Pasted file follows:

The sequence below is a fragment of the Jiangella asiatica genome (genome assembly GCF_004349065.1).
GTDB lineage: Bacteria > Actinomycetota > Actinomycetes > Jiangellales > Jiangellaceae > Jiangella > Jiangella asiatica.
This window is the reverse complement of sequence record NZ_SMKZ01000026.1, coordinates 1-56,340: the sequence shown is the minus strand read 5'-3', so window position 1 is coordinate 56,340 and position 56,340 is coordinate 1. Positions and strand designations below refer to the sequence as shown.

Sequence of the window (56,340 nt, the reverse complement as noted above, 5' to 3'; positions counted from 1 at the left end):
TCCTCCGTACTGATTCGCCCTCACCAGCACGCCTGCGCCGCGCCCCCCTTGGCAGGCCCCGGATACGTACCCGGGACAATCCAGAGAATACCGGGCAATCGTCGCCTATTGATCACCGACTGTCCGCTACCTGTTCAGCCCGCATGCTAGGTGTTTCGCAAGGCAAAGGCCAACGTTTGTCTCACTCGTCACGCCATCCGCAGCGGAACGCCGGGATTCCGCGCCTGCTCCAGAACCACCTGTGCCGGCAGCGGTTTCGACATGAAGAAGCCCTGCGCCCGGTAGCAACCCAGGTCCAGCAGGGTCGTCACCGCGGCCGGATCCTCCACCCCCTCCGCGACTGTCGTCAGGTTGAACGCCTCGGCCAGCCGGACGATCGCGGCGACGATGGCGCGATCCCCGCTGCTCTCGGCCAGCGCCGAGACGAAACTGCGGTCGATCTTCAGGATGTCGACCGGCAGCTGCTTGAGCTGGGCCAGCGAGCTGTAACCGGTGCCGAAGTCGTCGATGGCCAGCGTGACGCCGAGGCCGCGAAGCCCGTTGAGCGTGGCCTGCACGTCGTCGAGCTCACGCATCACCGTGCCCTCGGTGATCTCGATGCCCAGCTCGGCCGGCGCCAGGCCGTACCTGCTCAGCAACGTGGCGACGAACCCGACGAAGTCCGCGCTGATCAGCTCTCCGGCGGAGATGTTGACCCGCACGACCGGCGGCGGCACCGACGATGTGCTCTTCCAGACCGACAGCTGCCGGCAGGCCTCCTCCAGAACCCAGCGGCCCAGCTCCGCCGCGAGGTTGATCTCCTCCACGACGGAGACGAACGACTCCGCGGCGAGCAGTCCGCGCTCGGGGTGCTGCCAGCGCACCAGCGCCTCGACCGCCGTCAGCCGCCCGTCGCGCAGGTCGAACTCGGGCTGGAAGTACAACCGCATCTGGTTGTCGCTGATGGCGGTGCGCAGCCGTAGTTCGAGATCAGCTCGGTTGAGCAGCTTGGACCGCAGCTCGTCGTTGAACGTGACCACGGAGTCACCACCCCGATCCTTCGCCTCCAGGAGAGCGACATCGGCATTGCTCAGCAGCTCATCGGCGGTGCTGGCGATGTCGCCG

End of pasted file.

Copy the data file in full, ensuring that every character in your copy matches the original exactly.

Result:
The sequence below is a fragment of the Jiangella asiatica genome (genome assembly GCF_004349065.1).
GTDB lineage: Bacteria > Actinomycetota > Actinomycetes > Jiangellales > Jiangellaceae > Jiangella > Jiangella asiatica.
This window is the reverse complement of sequence record NZ_SMKZ01000026.1, coordinates 1-56,340: the sequence shown is the minus strand read 5'-3', so window position 1 is coordinate 56,340 and position 56,340 is coordinate 1. Positions and strand designations below refer to the sequence as shown.

Sequence of the window (56,340 nt, the reverse complement as noted above, 5' to 3'; positions counted from 1 at the left end):
TCCTCCGTACTGATTCGCCCTCACCAGCACGCCTGCGCCGCGCCCCCCTTGGCAGGCCCCGGATACGTACCCGGGACAATCCAGAGAATACCGGGCAATCGTCGCCTATTGATCACCGACTGTCCGCTACCTGTTCAGCCCGCATGCTAGGTGTTTCGCAAGGCAAAGGCCAACGTTTGTCTCACTCGTCACGCCATCCGCAGCGGAACGCCGGGATTCCGCGCCTGCTCCAGAACCACCTGTGCCGGCAGCGGTTTCGACATGAAGAAGCCCTGCGCCCGGTAGCAACCCAGGTCCAGCAGGGTCGTCACCGCGGCCGGATCCTCCACCCCCTCCGCGACTGTCGTCAGGTTGAACGCCTCGGCCAGCCGGACGATCGCGGCGACGATGGCGCGATCCCCGCTGCTCTCGGCCAGCGCCGAGACGAAACTGCGGTCGATCTTCAGGATGTCGACCGGCAGCTGCTTGAGCTGGGCCAGCGAGCTGTAACCGGTGCCGAAGTCGTCGATGGCCAGCGTGACGCCGAGGCCGCGAAGCCCGTTGAGCGTGGCCTGCACGTCGTCGAGCTCACGCATCACCGTGCCCTCGGTGATCTCGATGCCCAGCTCGGCCGGCGCCAGGCCGTACCTGCTCAGCAACGTGGCGACGAACCCGACGAAGTCCGCGCTGATCAGCTCTCCGGCGGAGATGTTGACCCGCACGACCGGCGGCGGCACCGACGATGTGCTCTTCCAGACCGACAGCTGCCGGCAGGCCTCCTCCAGAACCCAGCGGCCCAGCTCCGCCGCGAGGTTGATCTCCTCCACGACGGAGACGAACGACTCCGCGGCGAGCAGTCCGCGCTCGGGGTGCTGCCAGCGCACCAGCGCCTCGACCGCCGTCAGCCGCCCGTCGCGCAGGTCGAACTCGGGCTGGAAGTACAACCGCATCTGGTTGTCGCTGATGGCGGTGCGCAGCCGTAGTTCGAGATCAGCTCGGTTGAGCAGCTTGGACCGCAGCTCGTCGTTGAACGTGACCACGGAGTCACCACCCCGATCCTTCGCCTCCAGGAGAGCGACATCGGCATTGCTCAGCAGCTCATCGGCGGTGCTGGCGATGTCGCCG